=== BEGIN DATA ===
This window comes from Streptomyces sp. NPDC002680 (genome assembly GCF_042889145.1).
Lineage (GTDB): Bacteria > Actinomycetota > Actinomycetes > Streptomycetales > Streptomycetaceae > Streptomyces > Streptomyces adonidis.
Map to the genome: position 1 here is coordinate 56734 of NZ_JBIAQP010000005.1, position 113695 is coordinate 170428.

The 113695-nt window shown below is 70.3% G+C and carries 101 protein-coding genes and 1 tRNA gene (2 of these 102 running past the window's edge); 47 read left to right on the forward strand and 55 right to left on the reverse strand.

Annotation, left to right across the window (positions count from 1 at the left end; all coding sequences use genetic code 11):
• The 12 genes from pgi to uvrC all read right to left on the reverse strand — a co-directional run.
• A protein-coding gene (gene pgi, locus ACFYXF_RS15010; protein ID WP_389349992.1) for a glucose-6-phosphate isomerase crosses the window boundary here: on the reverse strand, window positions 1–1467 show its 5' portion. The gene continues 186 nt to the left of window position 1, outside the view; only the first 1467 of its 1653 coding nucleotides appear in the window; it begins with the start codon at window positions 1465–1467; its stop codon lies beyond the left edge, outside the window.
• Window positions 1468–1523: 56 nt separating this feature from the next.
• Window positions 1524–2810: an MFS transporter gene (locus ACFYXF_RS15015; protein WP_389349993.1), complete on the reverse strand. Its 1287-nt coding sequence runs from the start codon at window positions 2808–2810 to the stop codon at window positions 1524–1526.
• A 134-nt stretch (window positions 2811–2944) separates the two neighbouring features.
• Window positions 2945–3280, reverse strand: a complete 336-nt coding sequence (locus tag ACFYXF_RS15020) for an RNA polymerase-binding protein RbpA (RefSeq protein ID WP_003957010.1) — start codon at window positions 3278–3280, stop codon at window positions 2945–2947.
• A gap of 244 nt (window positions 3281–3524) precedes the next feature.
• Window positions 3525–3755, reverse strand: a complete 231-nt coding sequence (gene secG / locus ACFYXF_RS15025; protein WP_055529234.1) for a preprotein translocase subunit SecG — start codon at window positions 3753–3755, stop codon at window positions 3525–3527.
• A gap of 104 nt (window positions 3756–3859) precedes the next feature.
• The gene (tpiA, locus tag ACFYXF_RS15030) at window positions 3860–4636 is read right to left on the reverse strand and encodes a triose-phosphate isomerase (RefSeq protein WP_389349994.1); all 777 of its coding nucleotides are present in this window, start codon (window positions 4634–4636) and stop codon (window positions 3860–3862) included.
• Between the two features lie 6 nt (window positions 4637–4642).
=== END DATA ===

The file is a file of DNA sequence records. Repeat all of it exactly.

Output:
This window comes from Streptomyces sp. NPDC002680 (genome assembly GCF_042889145.1).
Lineage (GTDB): Bacteria > Actinomycetota > Actinomycetes > Streptomycetales > Streptomycetaceae > Streptomyces > Streptomyces adonidis.
Map to the genome: position 1 here is coordinate 56734 of NZ_JBIAQP010000005.1, position 113695 is coordinate 170428.

The 113695-nt window shown below is 70.3% G+C and carries 101 protein-coding genes and 1 tRNA gene (2 of these 102 running past the window's edge); 47 read left to right on the forward strand and 55 right to left on the reverse strand.

Annotation, left to right across the window (positions count from 1 at the left end; all coding sequences use genetic code 11):
• The 12 genes from pgi to uvrC all read right to left on the reverse strand — a co-directional run.
• A protein-coding gene (gene pgi, locus ACFYXF_RS15010; protein ID WP_389349992.1) for a glucose-6-phosphate isomerase crosses the window boundary here: on the reverse strand, window positions 1–1467 show its 5' portion. The gene continues 186 nt to the left of window position 1, outside the view; only the first 1467 of its 1653 coding nucleotides appear in the window; it begins with the start codon at window positions 1465–1467; its stop codon lies beyond the left edge, outside the window.
• Window positions 1468–1523: 56 nt separating this feature from the next.
• Window positions 1524–2810: an MFS transporter gene (locus ACFYXF_RS15015; protein WP_389349993.1), complete on the reverse strand. Its 1287-nt coding sequence runs from the start codon at window positions 2808–2810 to the stop codon at window positions 1524–1526.
• A 134-nt stretch (window positions 2811–2944) separates the two neighbouring features.
• Window positions 2945–3280, reverse strand: a complete 336-nt coding sequence (locus tag ACFYXF_RS15020) for an RNA polymerase-binding protein RbpA (RefSeq protein ID WP_003957010.1) — start codon at window positions 3278–3280, stop codon at window positions 2945–2947.
• A gap of 244 nt (window positions 3281–3524) precedes the next feature.
• Window positions 3525–3755, reverse strand: a complete 231-nt coding sequence (gene secG / locus ACFYXF_RS15025; protein WP_055529234.1) for a preprotein translocase subunit SecG — start codon at window positions 3753–3755, stop codon at window positions 3525–3527.
• A gap of 104 nt (window positions 3756–3859) precedes the next feature.
• The gene (tpiA, locus tag ACFYXF_RS15030) at window positions 3860–4636 is read right to left on the reverse strand and encodes a triose-phosphate isomerase (RefSeq protein WP_389349994.1); all 777 of its coding nucleotides are present in this window, start codon (window positions 4634–4636) and stop codon (window positions 3860–3862) included.
• Between the two features lie 6 nt (window positions 4637–4642).